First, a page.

One of Tibet's most famous poets, Woeser, is doing something very unusual. She is a Tibetan woman living in China who is critical of the government, but has somehow managed to avoid public censure. Now she wants a passport, and she is taking legal action against the Beijing government to get it.

from The Irish Times: Tibetan poet undaunted as she takes on the might of China


News at Eleven: Some of this year's recipients have asked to remain anonymous

because of possible continuing danger to them and their families. Among those are three Iraqi writers and one from Cameroon, China, Uzbekistan, and Vietnam.

Short biographies of those who can be safely publicized follow:

Kamram Mir Hazar (Afghanistan), 32, poet, essayist, journalist and blogger, was picked up outside the Kabul office of Internews Network on July 4, 2007 and held in incommunicado detention for five days under conditions that he likened to Guantanamo. After his release, he was kept under surveillance. He and his wife, Zahra, began living at the Internews offices to ensure their safety. He was taken into custody again in August 2007, and was questioned and released the same day. In fear of further harassment, Mir Hazar fled to India and applied for resettlement through the UN High Commission for Refugees. He now lives in Jessheim, Norway.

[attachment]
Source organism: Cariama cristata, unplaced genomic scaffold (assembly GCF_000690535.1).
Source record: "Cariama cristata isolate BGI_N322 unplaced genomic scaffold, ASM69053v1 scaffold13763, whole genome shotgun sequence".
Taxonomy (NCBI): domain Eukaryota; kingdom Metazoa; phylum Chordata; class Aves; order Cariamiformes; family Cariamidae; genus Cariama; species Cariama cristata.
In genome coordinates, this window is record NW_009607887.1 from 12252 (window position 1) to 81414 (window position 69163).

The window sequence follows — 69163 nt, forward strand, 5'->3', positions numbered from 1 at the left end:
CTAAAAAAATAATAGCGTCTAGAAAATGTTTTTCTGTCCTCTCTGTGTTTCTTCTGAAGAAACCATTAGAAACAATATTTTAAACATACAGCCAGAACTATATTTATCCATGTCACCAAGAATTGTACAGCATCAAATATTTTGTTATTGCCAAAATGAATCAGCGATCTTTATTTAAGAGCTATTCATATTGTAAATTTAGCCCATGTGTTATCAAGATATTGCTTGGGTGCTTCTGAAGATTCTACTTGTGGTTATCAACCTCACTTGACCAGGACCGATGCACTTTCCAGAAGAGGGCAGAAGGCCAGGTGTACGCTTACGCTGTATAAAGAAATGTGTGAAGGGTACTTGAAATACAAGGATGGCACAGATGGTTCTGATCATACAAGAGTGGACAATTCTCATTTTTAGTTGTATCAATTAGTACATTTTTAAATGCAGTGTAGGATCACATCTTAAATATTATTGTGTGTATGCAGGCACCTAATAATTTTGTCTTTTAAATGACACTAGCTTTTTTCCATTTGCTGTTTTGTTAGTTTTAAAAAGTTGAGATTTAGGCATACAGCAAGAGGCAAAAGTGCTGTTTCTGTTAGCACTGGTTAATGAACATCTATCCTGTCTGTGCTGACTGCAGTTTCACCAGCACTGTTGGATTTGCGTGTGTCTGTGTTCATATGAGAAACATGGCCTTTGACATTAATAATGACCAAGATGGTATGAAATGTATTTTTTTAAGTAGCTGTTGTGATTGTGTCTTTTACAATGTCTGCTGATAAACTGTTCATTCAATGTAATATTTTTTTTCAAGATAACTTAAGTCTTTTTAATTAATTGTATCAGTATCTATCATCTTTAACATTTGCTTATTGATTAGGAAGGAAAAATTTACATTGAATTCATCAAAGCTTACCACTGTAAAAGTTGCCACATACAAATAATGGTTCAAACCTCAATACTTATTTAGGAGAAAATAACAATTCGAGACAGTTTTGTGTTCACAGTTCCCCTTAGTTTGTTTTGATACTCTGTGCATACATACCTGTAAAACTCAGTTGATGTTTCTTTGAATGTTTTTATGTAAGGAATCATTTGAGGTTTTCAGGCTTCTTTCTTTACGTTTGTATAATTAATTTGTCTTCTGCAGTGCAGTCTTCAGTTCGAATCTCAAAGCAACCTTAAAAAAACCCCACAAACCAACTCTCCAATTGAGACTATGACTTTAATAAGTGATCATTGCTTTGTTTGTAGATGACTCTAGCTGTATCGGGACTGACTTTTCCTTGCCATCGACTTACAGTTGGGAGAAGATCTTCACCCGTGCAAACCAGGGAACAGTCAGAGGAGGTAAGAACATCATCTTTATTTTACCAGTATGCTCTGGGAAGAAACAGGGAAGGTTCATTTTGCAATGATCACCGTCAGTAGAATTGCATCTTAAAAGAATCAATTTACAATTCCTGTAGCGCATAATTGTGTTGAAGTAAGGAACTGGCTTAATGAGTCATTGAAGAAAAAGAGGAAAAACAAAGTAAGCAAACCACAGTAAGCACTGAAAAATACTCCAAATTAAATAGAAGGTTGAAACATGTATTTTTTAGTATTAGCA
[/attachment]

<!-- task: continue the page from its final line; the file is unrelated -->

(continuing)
[Also mentioned poets Sakit Zahidov (Azerbaijan), Ricardo González Alfonso (Cuba), Saroop Dhruv (India), Nguan Xuan Nghia (Vietnam), and Nguyen Xuan Tu (Vietnam)]

from Media for Freedom: Banned, Censored, Harassed and Jailed


News at Eleven: [Mick] Imlah is alive to contradictions,

and the poems move back and forth, unwilling to level judgments.